I say that it's easy because I know that roofers don't like difficult stuff. I've met plenty of them, owners of roofing companies, supervisors, grunts, and family members. None of them wants anything remotely complicated. The grunts tend to be folks who couldn't get a job that sucks less (sorry if I'm offending anyone here, but I'm reporting what I learned growing up in the business and working in it for five years). The folks in charge don't want something easy to screw up, because it costs a lot to go back and fix stuff and it has to last for decades - with standing seam metal it has to last for 40 years or more.

The point of telling you all that is so you'll believe this: You're expending far too much effort. If I remember correctly, for a 6" flashing you'll need to fabricate something from sheet metal; but there's already a standard design and all you'd need to do is scale the design and cut it.

I'll ask my dad, he might remember.
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Old 05-25-2009, 05:59 AM   #7
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I didn't go with standing seam because it cost a lot more and required more support. Thanks for suggesting I do some searching. I'd just been taking my supplier's word for it that nothing was out there. SelKirk makes a kit. It is pretty much what I've been calling the "over" option. It's meant to be adapted in the field, so still requires some fab work.

Hmmm...link isn't working.
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Old 05-25-2009, 06:04 AM   #8
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I just converted it to a jpeg and put it on photobucket.



Some people have difficulty getting the edges to work, apparently.
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Function: noun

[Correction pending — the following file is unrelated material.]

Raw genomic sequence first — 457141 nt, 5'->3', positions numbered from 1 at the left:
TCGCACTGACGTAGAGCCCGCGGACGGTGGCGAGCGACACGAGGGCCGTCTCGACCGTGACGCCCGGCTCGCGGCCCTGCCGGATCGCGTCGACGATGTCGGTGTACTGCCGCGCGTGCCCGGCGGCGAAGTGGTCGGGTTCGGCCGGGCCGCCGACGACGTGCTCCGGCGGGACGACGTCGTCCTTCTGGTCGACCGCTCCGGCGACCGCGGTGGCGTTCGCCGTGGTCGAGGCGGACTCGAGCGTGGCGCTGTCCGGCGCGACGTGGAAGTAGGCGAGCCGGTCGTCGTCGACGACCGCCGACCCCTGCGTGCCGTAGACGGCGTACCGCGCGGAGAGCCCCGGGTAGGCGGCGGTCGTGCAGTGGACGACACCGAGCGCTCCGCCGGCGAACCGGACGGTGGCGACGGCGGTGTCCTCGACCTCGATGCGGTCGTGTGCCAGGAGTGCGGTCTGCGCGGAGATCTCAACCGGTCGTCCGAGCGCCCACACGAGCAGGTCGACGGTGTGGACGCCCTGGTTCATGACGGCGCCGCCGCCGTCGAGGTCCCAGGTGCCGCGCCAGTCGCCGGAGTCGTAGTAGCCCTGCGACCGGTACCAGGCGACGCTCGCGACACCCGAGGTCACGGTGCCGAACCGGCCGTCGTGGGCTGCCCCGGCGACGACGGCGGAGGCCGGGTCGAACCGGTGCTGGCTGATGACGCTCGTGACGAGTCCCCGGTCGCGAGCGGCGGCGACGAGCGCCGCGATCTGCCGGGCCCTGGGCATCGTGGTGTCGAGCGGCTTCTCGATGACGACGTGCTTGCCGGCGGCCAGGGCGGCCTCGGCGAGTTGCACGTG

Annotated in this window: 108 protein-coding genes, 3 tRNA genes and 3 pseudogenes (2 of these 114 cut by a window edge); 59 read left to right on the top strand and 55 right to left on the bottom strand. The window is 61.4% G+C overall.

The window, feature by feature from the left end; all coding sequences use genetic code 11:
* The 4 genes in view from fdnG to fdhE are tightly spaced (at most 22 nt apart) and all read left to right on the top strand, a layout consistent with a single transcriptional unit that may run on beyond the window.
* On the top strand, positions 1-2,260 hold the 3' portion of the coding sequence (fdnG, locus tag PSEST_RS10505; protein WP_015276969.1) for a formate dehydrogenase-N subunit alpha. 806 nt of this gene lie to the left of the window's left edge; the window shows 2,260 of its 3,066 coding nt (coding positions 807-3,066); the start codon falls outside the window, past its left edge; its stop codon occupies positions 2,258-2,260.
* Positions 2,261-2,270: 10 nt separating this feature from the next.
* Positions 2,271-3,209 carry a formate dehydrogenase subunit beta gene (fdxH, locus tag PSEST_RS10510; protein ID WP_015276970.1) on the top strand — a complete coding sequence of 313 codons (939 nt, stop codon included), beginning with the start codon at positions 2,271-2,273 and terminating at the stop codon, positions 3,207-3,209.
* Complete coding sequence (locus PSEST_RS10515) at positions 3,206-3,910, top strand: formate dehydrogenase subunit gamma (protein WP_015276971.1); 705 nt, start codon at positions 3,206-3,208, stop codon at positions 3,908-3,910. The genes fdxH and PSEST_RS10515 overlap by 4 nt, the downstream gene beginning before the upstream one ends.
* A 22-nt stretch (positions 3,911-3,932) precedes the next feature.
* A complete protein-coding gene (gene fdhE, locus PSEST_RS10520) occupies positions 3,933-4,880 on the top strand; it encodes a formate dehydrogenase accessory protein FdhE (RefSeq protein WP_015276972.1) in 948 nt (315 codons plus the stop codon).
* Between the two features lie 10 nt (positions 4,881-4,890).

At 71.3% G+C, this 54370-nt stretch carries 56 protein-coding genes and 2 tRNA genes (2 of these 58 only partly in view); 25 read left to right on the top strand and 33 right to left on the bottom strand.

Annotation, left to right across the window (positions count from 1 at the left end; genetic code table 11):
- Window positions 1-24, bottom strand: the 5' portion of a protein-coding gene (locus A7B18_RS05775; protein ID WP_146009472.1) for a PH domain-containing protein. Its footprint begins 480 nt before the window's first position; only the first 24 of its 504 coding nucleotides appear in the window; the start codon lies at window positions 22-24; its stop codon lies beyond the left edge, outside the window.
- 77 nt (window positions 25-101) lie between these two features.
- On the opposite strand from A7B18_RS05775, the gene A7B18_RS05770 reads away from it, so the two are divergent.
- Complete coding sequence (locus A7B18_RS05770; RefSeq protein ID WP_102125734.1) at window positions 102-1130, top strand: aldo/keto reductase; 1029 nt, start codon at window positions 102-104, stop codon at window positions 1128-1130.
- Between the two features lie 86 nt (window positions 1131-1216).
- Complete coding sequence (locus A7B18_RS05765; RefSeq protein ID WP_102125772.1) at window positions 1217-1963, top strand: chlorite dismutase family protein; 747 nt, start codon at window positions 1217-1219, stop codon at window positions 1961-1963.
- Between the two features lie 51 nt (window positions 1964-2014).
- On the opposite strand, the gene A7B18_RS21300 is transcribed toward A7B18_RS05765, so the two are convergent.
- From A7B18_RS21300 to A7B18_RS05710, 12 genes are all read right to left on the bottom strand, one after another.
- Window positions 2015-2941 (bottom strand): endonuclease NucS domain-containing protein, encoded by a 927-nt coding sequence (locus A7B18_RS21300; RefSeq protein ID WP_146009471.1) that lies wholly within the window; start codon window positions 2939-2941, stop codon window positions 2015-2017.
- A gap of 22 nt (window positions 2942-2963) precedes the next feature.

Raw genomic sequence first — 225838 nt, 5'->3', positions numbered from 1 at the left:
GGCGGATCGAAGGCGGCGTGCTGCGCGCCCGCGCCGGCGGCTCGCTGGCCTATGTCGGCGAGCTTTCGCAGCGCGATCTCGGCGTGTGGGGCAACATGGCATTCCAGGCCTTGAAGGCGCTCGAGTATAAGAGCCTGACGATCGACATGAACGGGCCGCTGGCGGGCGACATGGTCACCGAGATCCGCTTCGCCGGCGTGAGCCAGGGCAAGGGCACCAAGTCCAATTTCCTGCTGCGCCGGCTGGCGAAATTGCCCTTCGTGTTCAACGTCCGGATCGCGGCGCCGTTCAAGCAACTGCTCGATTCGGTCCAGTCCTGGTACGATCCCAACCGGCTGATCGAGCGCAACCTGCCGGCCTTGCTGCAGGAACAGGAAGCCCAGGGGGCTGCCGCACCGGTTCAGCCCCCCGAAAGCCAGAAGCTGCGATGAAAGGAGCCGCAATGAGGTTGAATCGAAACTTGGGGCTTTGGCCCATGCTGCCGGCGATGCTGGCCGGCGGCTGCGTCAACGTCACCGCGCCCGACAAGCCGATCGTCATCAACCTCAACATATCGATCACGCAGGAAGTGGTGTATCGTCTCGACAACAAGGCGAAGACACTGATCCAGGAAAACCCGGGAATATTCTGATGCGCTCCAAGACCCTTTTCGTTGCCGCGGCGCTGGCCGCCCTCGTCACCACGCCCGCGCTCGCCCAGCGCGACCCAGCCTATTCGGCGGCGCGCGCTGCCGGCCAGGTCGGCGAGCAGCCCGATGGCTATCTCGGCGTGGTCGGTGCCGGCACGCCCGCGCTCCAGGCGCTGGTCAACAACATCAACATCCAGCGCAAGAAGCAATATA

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Old 05-25-2009, 07:01 AM   #9
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It looks similar to standing seam and I suspect that standing seam flashing would work. Glad you found something.

Got an email back from my dad, I guess it does always end up needing more work for standing seam / corrugated metal roofing...
Quote:
It all depends on what kind of penetration is involved i.e., pvc or
steel stack pipes (steel is code in MA for commercial buildings ),
square/rectangular vents, etc. Stack pipes are done with a 2 part sleeve
with a flange and a cap that fits over the circumfrence of the pipe.
This can be fabricated by the manufacturer or a metal shop .For other
types of round penetrations, the tin knocker usually makes a collar
about 6" high with a deck flange pitched to the roof with big enough
sides (hopefully) so that we can flash it the same way we would a boot
flashing on a shingle roof. The bottom of the flange must overlap the
metal roofing. For sq/rec penetrations, a flashing system is usually
provided by the hvac manufacturer or installer. In all cases, flashings
can be ordered with the roofing manufacturer or fabricated in the field.
The bottom line is that all pitched roofs are done with the same principles.
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Old 05-25-2009, 07:07 AM   #10
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Thanks for asking him.
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Function: noun